One of the main focusses of the Sea Watch Foundation is collecting data about marine mammal sightings from all around the UK. This is very important for understanding population trends of our different whales and dolphins over the years. Only by understanding the population dynamics and identifying the important areas for our marine species can we hope to protect them in the future.
In 1982 the International Whaling Commission ruled to stop commercial whaling on all whale species and populations from 1986 onwards. This is commonly known as the commercial whaling moratorium, and it remains in place today.
The whaling activities of the last century devastated the world’s whale populations. Since then, marine conservation organisations around the world like the Sea Watch Foundation have been monitoring these whale populations as they recover.
Whales are a vital part of the marine food chain, so a change in these populations has a significant effect on the whole ecosystem. Large whales like the great Blue whale can eat half a million calories worth of krill per mouthful! Therefore, one of the greatest effects of the removal of great whale populations can be a huge boom in krill. This then has a knock-on effect on the rest of the ecosystem.
Interestingly, whale faeces is also a valuable resource in our ocean ecosystem. It acts like fertiliser in the oceans, fuelling the growth of phytoplankton. These microscopic organisms photosynthesise, like plants, taking in carbon. Much like trees, they act like the lungs of the planet, giving us oxygen to breathe.
Consequences from whaling over the years include increased carbon dioxide, contributing to global climate change. Phytoplankton is also a main food source for many other species, including many fish species and so the plankton availability can affect our commercial fish stocks.
It is now many years on from the days of worldwide commercial whaling. Yet today we are still seeing the lasting effects of the industry. Some species are still struggling to recover, such as the Right Whale species, so called as they were the ‘right’ whales to hunt. They were hunted to near extinction and now a very rare sight in the North Atlantic.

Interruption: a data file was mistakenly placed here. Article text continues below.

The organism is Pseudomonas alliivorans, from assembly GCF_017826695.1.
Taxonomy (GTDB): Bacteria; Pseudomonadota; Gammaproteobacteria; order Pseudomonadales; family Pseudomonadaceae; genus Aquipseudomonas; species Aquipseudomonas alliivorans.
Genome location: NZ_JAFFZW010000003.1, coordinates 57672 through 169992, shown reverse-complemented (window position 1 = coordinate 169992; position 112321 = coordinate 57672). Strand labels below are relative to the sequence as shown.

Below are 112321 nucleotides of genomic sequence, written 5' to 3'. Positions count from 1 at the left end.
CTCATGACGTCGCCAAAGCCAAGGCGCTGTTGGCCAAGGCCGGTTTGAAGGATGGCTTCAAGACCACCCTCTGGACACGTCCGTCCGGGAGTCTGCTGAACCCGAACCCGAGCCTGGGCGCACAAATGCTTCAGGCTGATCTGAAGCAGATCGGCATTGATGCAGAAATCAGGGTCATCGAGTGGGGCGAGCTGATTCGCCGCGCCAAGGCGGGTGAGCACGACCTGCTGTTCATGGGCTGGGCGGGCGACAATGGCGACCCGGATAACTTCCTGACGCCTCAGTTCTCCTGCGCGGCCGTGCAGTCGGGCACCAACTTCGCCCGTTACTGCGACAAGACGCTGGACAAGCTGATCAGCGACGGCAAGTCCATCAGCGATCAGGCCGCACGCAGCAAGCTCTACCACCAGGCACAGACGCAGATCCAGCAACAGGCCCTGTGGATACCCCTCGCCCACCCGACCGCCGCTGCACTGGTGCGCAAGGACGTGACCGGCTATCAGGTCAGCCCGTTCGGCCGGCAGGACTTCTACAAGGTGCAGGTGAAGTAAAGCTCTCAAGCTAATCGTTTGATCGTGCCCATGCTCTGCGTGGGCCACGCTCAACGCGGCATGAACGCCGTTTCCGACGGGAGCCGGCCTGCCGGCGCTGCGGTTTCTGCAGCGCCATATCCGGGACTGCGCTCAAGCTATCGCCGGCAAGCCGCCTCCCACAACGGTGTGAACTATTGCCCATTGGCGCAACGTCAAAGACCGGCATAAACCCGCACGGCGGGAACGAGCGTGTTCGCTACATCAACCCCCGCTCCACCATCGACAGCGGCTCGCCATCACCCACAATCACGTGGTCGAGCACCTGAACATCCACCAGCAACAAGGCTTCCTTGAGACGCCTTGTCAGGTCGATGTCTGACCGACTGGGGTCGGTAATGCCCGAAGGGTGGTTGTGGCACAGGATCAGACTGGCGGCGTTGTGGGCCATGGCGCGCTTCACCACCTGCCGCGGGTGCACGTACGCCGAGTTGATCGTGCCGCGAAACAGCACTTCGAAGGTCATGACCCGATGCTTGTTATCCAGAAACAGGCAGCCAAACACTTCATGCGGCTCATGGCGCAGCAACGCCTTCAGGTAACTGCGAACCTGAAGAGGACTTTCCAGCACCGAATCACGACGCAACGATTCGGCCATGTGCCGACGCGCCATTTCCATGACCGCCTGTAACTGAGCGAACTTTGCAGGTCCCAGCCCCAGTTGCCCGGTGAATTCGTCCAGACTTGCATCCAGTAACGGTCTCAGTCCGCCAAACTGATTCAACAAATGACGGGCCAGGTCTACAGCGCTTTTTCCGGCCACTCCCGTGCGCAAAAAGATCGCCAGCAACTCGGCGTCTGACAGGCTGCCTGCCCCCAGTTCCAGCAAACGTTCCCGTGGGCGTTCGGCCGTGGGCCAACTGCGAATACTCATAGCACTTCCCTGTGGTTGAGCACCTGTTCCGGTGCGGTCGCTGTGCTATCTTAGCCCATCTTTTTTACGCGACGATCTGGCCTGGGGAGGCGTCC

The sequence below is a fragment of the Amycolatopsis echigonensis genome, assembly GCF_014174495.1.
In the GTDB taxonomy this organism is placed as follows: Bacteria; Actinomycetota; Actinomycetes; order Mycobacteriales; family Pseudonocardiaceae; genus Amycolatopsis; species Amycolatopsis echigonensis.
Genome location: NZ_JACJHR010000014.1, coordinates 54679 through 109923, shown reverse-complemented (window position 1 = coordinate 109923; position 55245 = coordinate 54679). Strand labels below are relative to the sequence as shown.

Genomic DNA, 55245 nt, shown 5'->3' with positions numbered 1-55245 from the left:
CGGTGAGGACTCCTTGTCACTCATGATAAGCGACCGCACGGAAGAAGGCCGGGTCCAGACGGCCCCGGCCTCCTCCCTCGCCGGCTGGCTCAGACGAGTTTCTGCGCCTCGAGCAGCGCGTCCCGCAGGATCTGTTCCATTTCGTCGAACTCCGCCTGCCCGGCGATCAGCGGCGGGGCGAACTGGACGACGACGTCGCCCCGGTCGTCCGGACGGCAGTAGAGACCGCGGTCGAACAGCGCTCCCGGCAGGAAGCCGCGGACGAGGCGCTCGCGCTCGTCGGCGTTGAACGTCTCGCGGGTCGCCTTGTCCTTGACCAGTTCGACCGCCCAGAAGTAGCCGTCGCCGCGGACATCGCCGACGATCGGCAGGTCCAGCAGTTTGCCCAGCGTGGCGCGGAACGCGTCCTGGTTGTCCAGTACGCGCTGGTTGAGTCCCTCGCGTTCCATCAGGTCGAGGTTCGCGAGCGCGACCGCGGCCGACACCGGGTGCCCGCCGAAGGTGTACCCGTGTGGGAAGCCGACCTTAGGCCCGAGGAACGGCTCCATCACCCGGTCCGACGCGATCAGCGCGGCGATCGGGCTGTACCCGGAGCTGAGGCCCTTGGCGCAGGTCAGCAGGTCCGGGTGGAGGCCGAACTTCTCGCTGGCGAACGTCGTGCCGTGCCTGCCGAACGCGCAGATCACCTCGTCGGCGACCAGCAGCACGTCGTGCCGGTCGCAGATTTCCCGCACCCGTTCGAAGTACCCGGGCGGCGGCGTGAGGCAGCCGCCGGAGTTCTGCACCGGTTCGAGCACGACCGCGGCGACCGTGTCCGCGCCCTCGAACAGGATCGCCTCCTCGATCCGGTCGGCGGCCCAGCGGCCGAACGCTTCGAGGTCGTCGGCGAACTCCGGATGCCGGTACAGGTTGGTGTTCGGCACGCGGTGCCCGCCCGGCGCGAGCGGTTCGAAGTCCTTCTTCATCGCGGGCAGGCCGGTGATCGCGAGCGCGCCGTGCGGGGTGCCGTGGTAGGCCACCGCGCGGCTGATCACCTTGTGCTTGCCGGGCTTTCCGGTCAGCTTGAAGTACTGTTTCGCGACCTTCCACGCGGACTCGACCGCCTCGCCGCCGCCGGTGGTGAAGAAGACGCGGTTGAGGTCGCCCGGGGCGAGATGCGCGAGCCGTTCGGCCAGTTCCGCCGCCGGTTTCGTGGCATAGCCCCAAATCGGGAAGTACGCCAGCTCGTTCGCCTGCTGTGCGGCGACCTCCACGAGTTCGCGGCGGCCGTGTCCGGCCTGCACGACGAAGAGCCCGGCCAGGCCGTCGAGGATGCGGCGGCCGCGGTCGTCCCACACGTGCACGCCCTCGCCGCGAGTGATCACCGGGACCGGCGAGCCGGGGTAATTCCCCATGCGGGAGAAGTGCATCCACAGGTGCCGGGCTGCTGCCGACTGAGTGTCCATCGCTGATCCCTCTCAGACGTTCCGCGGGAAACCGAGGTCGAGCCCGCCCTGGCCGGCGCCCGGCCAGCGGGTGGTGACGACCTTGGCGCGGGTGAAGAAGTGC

Our iconic Blue whale has also struggled to make a come-back. They are listed as Endangered worldwide by the IUCN, with some populations like the Antarctic blue whale listed as Critically Endangered (IUCN, 2008).
One possible success story is that of the Humpback whale. After more than 250,000 humpbacks were killed in whaling times yet some populations appear to be recovering, with their numbers increasing in some populations (WDC).
It is difficult to know how these species will fare in future, not least because the threat of whaling is not completely one of the past, with countries including Japan, Norway and Iceland still actively whaling despite the IWC moratorium.
They are also still in danger from other man-made threats. These include habitat loss, chemical and plastic pollution, entanglement in fishing gear and declining food availability due to climate change.
Sea Watch Foundation, through its continuous programme of research and monitoring, provides invaluable information on changes to the status and distribution of whale and dolphin populations and the condition of their habitats.
Sea Watch’s work could not be completed without the help of our network of regional coordinators and volunteer observers all around the UK coastline who provide data and support to Sea Watch through recording and reporting all sightings of whales, dolphins and porpoises.
Sea Watch Foundation works with environmental and government bodies to provide information, data and evidence leading to the better protection and conservation of cetacean populations in British and Irish waters.
If you live or work on the coast or at sea, then you can help the Sea Watch Foundation with its valuable work. You can report your sightings using our online reporting form: www.seawatchfoundation.org.uk/sightingsform.
Written by Heather Bodie, Research Intern 2017